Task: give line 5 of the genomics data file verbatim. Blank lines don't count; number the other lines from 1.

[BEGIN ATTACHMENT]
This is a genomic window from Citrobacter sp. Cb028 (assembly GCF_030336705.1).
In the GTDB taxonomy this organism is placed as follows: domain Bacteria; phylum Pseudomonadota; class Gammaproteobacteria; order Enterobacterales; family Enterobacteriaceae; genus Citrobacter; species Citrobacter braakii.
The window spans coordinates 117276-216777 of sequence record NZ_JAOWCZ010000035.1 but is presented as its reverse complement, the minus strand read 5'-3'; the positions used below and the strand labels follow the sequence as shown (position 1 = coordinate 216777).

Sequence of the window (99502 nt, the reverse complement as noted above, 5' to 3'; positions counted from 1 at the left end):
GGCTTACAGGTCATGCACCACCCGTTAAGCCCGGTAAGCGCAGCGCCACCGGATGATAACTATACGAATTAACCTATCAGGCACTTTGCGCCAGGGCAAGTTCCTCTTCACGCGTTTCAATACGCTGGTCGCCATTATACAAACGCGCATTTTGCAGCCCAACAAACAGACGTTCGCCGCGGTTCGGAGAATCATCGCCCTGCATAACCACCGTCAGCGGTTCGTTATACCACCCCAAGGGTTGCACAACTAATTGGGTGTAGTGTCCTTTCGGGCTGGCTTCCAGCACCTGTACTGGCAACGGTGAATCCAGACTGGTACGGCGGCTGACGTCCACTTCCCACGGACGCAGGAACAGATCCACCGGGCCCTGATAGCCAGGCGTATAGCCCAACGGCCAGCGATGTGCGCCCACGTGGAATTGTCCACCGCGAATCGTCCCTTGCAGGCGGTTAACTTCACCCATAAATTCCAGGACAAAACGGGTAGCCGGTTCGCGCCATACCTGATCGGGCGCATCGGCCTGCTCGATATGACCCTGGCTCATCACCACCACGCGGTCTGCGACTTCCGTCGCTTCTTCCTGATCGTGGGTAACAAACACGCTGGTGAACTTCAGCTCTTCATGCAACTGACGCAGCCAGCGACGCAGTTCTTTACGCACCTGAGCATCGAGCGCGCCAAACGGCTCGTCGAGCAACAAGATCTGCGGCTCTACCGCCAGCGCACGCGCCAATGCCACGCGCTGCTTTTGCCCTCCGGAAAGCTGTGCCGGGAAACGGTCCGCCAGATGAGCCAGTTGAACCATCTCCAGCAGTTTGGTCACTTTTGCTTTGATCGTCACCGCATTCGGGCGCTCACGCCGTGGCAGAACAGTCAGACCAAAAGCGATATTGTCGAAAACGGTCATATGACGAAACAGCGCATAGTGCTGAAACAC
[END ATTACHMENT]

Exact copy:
GGCTTACAGGTCATGCACCACCCGTTAAGCCCGGTAAGCGCAGCGCCACCGGATGATAACTATACGAATTAACCTATCAGGCACTTTGCGCCAGGGCAAGTTCCTCTTCACGCGTTTCAATACGCTGGTCGCCATTATACAAACGCGCATTTTGCAGCCCAACAAACAGACGTTCGCCGCGGTTCGGAGAATCATCGCCCTGCATAACCACCGTCAGCGGTTCGTTATACCACCCCAAGGGTTGCACAACTAATTGGGTGTAGTGTCCTTTCGGGCTGGCTTCCAGCACCTGTACTGGCAACGGTGAATCCAGACTGGTACGGCGGCTGACGTCCACTTCCCACGGACGCAGGAACAGATCCACCGGGCCCTGATAGCCAGGCGTATAGCCCAACGGCCAGCGATGTGCGCCCACGTGGAATTGTCCACCGCGAATCGTCCCTTGCAGGCGGTTAACTTCACCCATAAATTCCAGGACAAAACGGGTAGCCGGTTCGCGCCATACCTGATCGGGCGCATCGGCCTGCTCGATATGACCCTGGCTCATCACCACCACGCGGTCTGCGACTTCCGTCGCTTCTTCCTGATCGTGGGTAACAAACACGCTGGTGAACTTCAGCTCTTCATGCAACTGACGCAGCCAGCGACGCAGTTCTTTACGCACCTGAGCATCGAGCGCGCCAAACGGCTCGTCGAGCAACAAGATCTGCGGCTCTACCGCCAGCGCACGCGCCAATGCCACGCGCTGCTTTTGCCCTCCGGAAAGCTGTGCCGGGAAACGGTCCGCCAGATGAGCCAGTTGAACCATCTCCAGCAGTTTGGTCACTTTTGCTTTGATCGTCACCGCATTCGGGCGCTCACGCCGTGGCAGAACAGTCAGACCAAAAGCGATATTGTCGAAAACGGTCATATGACGAAACAGCGCATAGTGCTGAAACAC